Violence and trauma in childhood accelerate puberty

Monday, August 3, 2020 - 09:10 in Psychology & Sociology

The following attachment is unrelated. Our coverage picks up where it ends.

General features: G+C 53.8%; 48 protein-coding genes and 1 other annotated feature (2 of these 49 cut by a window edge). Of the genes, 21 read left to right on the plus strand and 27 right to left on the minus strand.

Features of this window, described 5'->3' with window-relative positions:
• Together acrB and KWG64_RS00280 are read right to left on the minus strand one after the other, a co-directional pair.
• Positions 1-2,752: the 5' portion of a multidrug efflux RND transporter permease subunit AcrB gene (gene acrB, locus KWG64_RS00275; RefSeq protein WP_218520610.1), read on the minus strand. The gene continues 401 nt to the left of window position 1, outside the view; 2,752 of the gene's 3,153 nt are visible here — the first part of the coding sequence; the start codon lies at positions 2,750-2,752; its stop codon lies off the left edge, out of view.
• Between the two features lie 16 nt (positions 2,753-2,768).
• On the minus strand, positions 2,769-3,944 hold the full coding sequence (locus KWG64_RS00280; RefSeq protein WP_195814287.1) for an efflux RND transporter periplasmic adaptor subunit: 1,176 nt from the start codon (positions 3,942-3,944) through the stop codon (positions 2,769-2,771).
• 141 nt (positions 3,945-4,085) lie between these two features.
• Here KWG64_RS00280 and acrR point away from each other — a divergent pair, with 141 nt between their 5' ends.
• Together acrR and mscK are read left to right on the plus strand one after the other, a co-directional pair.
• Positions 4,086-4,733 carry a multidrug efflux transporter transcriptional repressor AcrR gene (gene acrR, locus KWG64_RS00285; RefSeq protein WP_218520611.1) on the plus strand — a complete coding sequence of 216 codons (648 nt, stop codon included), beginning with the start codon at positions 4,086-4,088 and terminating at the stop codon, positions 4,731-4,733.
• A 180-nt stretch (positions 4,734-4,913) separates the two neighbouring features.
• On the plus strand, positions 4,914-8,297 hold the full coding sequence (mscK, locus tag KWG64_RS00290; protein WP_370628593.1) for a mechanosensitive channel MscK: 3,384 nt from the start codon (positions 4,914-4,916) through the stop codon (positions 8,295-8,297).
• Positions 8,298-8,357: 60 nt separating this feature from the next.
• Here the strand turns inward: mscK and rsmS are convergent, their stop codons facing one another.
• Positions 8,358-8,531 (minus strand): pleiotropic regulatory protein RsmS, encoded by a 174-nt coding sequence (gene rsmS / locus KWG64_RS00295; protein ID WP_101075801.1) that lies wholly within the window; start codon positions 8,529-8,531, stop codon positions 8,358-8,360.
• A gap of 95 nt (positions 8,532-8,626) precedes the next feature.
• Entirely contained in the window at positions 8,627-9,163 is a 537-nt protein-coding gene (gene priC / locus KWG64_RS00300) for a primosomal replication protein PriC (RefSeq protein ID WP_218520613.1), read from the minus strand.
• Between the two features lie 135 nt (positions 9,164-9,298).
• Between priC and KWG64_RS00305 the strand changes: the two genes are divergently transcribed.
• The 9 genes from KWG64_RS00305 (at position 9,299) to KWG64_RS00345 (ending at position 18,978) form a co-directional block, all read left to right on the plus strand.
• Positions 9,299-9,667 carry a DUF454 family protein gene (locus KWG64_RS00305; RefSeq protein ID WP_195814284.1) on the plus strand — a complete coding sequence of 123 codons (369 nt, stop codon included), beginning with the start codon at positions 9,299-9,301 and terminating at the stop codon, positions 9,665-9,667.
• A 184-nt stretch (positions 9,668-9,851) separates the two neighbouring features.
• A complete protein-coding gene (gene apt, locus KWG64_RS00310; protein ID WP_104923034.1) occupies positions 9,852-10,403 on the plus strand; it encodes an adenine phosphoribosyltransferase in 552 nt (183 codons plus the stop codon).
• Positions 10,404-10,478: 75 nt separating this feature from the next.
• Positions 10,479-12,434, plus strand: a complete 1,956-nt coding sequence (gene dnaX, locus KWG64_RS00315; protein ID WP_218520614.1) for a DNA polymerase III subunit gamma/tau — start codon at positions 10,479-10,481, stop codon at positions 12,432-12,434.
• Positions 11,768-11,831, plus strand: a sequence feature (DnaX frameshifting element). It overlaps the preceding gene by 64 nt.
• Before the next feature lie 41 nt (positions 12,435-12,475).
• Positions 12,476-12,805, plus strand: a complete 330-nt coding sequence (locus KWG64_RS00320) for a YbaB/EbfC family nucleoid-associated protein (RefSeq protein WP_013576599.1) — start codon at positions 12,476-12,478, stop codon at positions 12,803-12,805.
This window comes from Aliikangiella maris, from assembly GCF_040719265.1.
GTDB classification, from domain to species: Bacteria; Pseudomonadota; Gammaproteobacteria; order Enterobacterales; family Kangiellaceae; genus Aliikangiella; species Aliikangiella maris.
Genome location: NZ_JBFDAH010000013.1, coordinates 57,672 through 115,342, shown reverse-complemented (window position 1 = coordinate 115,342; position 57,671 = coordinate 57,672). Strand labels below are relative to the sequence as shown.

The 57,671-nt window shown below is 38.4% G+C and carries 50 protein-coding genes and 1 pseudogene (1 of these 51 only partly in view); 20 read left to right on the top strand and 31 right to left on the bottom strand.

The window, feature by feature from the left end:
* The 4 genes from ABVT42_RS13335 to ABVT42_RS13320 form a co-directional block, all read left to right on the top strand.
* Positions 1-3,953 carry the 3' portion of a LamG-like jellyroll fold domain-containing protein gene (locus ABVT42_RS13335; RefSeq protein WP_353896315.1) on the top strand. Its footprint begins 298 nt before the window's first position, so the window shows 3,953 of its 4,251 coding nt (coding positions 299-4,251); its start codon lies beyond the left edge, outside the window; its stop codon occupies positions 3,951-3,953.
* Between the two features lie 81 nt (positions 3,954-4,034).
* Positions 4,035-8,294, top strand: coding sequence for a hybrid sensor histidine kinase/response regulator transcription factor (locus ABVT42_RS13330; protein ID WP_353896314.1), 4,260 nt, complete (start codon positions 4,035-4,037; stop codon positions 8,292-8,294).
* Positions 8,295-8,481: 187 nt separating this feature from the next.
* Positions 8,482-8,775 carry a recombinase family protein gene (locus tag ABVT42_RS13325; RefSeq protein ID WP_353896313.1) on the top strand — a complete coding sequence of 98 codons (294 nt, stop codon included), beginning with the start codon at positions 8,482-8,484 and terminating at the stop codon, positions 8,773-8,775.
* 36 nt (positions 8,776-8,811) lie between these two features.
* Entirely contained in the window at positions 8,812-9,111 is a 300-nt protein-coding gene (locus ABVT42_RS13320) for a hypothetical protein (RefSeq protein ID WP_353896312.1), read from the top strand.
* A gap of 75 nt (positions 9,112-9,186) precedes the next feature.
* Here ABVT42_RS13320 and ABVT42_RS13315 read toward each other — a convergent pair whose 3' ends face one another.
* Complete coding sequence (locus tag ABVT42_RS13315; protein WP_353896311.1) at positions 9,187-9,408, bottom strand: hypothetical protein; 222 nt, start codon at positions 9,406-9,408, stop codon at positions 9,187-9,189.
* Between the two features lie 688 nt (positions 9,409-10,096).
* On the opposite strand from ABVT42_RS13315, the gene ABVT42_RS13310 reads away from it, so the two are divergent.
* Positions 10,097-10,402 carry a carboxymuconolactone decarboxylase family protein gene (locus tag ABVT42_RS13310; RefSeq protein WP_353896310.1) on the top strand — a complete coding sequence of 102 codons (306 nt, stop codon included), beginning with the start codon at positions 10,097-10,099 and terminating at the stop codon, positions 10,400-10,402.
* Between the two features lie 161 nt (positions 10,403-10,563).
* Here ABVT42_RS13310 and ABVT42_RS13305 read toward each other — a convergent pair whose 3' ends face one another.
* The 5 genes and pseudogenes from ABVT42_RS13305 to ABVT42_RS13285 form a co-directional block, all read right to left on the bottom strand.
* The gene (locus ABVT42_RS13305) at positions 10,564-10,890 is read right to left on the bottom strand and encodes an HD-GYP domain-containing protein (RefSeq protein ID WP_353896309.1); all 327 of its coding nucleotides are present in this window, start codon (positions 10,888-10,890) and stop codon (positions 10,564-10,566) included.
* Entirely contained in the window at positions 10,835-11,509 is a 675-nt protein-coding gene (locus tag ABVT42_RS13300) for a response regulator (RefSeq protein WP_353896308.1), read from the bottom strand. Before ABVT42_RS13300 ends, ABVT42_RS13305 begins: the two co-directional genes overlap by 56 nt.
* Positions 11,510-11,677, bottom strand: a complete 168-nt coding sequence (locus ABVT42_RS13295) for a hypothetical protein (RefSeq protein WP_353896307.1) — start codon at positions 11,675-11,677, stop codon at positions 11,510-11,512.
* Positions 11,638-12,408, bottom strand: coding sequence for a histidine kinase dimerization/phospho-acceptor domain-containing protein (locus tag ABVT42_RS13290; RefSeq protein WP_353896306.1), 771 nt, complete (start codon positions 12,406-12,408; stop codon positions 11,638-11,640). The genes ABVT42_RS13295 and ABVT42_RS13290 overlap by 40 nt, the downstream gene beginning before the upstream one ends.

Experiencing adversity early in life has a direct effect on a person’s mental and physical health as they grow, and certain kinds of trauma can affect the pace of aging, according to new Harvard research. In addition to being risk factors for anxiety, depression, and stress, early life experiences like poverty, neglect, and violence are powerful predictors of physical health outcomes like cardiovascular disease, diabetes, cancer, and even early mortality, said Katie McLaughlin, associate professor of psychology and senior author of “Biological Aging in Childhood and Adolescence Following Experiences of Threat and Deprivation: A Systematic Review and Meta-Analysis,” in a new paper in the Aug. 3 Psychological Bulletin. In their research, McLaughlin and three colleagues investigated two different forms of childhood adversity and their connection to alterations in the pace of biological aging, including the onset of puberty, the rate of cellular aging, and the maturation of regions in the brain underlying...

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